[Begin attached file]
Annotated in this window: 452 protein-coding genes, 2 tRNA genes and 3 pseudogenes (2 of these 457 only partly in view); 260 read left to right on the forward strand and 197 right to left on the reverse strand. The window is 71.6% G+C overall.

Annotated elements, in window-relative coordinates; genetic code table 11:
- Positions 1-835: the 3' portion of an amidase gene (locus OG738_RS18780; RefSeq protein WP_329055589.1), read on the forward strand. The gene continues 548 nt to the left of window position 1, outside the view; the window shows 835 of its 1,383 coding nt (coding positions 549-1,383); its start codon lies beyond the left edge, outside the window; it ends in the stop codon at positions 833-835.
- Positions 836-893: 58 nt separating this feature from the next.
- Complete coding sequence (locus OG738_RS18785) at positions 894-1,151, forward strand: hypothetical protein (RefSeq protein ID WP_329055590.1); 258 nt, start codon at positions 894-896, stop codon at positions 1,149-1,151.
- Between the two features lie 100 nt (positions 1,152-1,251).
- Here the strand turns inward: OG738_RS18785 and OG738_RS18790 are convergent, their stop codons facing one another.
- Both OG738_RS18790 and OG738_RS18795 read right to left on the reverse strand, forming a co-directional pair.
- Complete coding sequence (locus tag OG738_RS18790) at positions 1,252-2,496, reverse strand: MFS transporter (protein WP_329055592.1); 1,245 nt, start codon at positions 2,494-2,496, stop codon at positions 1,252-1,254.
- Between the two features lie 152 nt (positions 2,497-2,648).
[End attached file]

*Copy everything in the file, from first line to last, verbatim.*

Annotated in this window: 452 protein-coding genes, 2 tRNA genes and 3 pseudogenes (2 of these 457 only partly in view); 260 read left to right on the forward strand and 197 right to left on the reverse strand. The window is 71.6% G+C overall.

Annotated elements, in window-relative coordinates; genetic code table 11:
- Positions 1-835: the 3' portion of an amidase gene (locus OG738_RS18780; RefSeq protein WP_329055589.1), read on the forward strand. The gene continues 548 nt to the left of window position 1, outside the view; the window shows 835 of its 1,383 coding nt (coding positions 549-1,383); its start codon lies beyond the left edge, outside the window; it ends in the stop codon at positions 833-835.
- Positions 836-893: 58 nt separating this feature from the next.
- Complete coding sequence (locus OG738_RS18785) at positions 894-1,151, forward strand: hypothetical protein (RefSeq protein ID WP_329055590.1); 258 nt, start codon at positions 894-896, stop codon at positions 1,149-1,151.
- Between the two features lie 100 nt (positions 1,152-1,251).
- Here the strand turns inward: OG738_RS18785 and OG738_RS18790 are convergent, their stop codons facing one another.
- Both OG738_RS18790 and OG738_RS18795 read right to left on the reverse strand, forming a co-directional pair.
- Complete coding sequence (locus tag OG738_RS18790) at positions 1,252-2,496, reverse strand: MFS transporter (protein WP_329055592.1); 1,245 nt, start codon at positions 2,494-2,496, stop codon at positions 1,252-1,254.
- Between the two features lie 152 nt (positions 2,497-2,648).